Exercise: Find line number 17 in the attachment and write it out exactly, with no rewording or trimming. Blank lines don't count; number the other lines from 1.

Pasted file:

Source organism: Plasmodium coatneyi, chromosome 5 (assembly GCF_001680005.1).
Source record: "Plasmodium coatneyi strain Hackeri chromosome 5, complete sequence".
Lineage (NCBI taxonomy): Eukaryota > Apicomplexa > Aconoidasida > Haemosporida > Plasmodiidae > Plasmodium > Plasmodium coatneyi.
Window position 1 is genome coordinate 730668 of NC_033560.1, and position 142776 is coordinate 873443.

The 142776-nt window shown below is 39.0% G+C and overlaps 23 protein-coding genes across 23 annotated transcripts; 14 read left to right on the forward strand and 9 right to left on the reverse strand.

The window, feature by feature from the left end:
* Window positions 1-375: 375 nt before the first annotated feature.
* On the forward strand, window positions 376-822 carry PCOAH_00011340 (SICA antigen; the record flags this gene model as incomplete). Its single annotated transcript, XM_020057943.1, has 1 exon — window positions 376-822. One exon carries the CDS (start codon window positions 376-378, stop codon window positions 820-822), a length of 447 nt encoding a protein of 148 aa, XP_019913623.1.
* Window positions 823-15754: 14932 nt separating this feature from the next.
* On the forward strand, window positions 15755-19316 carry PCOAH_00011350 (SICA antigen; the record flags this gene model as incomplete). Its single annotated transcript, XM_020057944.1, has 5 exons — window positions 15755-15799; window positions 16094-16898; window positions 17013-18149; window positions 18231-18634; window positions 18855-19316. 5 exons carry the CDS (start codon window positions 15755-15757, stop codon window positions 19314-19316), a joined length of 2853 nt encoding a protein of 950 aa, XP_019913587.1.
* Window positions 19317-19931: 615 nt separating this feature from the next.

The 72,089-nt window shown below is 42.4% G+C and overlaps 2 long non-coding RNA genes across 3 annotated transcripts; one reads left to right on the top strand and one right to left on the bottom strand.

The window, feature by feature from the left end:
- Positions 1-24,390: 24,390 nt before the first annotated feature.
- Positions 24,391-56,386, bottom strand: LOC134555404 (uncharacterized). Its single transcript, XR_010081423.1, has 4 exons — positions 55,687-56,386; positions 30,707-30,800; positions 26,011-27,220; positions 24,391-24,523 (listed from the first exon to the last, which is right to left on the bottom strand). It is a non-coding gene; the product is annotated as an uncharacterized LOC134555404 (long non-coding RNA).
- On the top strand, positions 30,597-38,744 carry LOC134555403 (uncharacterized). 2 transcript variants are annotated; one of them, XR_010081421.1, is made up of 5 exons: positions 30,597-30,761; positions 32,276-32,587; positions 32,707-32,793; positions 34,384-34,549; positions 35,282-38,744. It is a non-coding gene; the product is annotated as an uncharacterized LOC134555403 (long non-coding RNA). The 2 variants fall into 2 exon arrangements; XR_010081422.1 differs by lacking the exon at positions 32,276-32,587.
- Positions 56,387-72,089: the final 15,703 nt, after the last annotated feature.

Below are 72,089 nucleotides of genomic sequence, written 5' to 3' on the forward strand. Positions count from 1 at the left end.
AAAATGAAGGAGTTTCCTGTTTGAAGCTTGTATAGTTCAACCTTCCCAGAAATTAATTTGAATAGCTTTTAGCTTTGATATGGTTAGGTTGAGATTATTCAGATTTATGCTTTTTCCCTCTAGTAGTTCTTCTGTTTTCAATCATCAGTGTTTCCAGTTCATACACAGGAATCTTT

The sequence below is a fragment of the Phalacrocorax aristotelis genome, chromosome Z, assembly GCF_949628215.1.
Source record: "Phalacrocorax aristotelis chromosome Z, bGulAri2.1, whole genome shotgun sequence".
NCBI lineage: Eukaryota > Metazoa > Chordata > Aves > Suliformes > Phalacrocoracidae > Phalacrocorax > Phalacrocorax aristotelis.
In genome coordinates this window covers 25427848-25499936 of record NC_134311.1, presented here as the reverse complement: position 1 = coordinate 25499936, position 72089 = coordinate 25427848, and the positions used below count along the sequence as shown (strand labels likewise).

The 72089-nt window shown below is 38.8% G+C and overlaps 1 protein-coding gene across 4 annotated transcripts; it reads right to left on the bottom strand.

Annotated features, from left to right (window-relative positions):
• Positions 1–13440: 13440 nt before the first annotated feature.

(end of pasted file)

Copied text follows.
- Positions 56,387-72,089: the final 15,703 nt, after the last annotated feature.